## Kirchhoff’s current and voltage laws

In our last article, we looked at the principles and operation of a d.c motor. In this article, we’re going to investigate Kirchoff’s current and voltage laws, as well as how to apply them to engineering problems.

## Kirchoff’s law of current

Kirchoff’s law of current states that the algebraic sum of all current at any node in an electrical circuit is equal to zero or the sum of the currents flowing into a node is equal to the sum of the currents flowing out of that node.

At the node N above, we write:

## Kirchoff’s law of voltage

Kirchoff’s law of voltage states that in any closed loop in an electrical circuit, the algebraic sum of all voltages around the loop is equal to zero.

Using the closed loop, we may write:

Since the voltages across the resistors are in the opposite direction to the e.m.f of the cell.

## Electromotive force e.m.f and internal resistance

The electromotive force (e) or e.m.f is the energy provided by a cell or battery per coulomb of charge passing through it, and it’s measured in volts V.

It’s equal to the potential difference across the terminal of the cell when no current is flowing:

- ꜫ = electromotive force in volts, V
- E = energy in joules, J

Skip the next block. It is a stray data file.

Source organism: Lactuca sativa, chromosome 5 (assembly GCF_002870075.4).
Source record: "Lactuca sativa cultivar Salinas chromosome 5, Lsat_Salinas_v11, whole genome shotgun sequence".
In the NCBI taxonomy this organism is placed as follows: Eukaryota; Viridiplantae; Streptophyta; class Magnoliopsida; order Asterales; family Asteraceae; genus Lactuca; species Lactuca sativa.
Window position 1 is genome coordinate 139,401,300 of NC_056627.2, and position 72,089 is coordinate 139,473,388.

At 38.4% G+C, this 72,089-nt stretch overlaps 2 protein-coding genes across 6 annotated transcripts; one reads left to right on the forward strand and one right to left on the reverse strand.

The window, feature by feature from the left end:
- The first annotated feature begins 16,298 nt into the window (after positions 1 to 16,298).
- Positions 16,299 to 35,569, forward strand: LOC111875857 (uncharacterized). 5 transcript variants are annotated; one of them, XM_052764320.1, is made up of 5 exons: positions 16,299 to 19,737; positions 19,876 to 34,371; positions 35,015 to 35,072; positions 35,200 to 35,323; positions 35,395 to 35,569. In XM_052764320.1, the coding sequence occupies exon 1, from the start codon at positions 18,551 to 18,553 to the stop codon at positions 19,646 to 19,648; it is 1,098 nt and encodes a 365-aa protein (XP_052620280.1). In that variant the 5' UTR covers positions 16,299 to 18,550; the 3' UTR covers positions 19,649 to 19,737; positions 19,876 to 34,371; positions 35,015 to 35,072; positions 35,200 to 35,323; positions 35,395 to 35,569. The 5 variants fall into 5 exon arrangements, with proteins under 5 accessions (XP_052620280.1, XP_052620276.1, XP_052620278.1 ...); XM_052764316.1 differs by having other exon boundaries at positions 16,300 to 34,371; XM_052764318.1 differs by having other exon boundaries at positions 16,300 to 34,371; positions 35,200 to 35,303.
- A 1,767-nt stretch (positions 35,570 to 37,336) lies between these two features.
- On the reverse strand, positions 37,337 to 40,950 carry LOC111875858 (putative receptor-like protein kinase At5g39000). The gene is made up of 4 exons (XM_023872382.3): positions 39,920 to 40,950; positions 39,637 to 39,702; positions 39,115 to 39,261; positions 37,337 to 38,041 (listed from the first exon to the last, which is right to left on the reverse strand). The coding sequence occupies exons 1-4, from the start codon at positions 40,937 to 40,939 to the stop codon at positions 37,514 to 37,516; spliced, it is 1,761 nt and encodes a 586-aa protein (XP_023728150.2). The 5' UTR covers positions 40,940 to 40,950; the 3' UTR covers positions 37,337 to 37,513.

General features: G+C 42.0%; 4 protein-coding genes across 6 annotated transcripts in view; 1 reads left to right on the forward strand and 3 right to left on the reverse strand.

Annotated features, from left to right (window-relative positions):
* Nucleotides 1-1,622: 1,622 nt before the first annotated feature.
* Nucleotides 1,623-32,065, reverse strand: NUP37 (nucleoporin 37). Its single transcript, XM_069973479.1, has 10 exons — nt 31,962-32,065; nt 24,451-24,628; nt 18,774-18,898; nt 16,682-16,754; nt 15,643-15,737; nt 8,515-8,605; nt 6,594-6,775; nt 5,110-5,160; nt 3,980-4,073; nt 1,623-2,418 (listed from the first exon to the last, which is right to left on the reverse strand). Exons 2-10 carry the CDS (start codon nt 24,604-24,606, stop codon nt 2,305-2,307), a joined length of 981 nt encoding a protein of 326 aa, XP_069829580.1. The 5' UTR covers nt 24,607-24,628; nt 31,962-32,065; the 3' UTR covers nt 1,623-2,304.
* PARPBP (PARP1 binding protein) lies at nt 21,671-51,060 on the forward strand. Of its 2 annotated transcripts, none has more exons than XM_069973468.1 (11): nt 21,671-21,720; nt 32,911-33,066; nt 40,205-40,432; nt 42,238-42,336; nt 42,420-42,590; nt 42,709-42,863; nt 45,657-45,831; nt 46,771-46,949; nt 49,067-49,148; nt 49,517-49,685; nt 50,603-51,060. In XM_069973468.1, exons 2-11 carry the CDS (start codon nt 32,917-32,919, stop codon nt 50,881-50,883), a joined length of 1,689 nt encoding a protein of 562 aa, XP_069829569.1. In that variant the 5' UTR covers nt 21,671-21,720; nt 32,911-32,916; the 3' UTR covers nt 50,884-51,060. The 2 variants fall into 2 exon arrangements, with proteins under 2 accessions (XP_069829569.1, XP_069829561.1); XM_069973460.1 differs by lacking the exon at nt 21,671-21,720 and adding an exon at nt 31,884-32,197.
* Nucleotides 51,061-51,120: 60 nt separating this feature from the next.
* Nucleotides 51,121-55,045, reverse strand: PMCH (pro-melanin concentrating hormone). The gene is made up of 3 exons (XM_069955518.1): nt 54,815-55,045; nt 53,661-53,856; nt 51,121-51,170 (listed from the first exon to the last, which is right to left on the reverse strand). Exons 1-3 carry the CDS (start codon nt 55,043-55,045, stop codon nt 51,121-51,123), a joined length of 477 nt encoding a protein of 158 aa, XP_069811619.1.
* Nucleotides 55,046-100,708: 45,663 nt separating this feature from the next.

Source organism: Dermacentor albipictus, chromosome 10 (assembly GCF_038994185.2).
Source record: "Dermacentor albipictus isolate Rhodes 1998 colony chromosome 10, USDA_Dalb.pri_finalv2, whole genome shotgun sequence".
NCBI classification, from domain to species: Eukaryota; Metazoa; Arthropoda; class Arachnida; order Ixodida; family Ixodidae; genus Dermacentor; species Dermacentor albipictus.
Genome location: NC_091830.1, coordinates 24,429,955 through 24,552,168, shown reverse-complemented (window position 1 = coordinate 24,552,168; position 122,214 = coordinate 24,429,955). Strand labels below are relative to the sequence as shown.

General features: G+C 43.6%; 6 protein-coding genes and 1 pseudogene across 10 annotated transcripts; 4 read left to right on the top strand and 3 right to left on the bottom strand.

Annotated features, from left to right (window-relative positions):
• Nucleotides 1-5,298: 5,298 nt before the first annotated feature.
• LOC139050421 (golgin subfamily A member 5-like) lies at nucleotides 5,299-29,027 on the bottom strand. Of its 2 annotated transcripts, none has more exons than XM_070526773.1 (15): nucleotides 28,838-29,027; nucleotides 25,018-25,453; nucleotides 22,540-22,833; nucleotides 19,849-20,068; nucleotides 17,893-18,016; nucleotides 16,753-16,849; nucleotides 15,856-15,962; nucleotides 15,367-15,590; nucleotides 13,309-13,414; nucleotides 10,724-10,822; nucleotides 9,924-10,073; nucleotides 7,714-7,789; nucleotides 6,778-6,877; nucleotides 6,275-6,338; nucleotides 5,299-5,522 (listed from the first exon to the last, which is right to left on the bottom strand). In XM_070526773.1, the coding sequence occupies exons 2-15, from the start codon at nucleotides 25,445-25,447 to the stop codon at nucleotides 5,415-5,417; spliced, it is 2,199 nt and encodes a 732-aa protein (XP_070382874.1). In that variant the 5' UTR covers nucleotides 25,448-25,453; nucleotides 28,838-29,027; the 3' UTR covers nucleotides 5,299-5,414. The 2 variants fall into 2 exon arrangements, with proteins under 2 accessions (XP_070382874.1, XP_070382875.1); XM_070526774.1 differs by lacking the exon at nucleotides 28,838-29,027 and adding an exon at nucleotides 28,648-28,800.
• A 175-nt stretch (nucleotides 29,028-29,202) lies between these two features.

- Q = charge in coulombs, C

Batteries and cells have an internal resistance (r) which is measured in ohm’s (Ω). When electricity flows around a circuit the internal resistance of the cell itself resists the flow of current and so thermal (heat) energy is wasted in the cell itself.

Ohms law is then expanded to include this internal resistance

- ꜫ = electromotive force in volts, V
- I = current in amperes, A
- R = resistance of the load in the circuit in ohms, Ω
- r = internal resistance of the cell in ohms, Ω

We can rearrange the above equation;

and then to

In this equation (V) appears which is the terminal potential difference, measured in volts (V).

The potential difference across the terminals of the cell when current is flowing in the circuit is always less than the e.m.f. of the cell.

We can also calculate the e.m.f from a graph of V against I. If we plot a graph of terminal potential difference (V) against the current in the circuit (I) we get a straight line with a negative gradient.

We can then rearrange the e.m.f. equation from above to match the general expression for

a straight line, y = mx +c.

If we start with ꜫ = V + Ir** **

Rearrange to make V the subject: V = -Ir + ꜫ

Compare this to Y = mx + c (typical equation for a straight line graph)

We can see that the gradient = – r and the intercept = ꜫ

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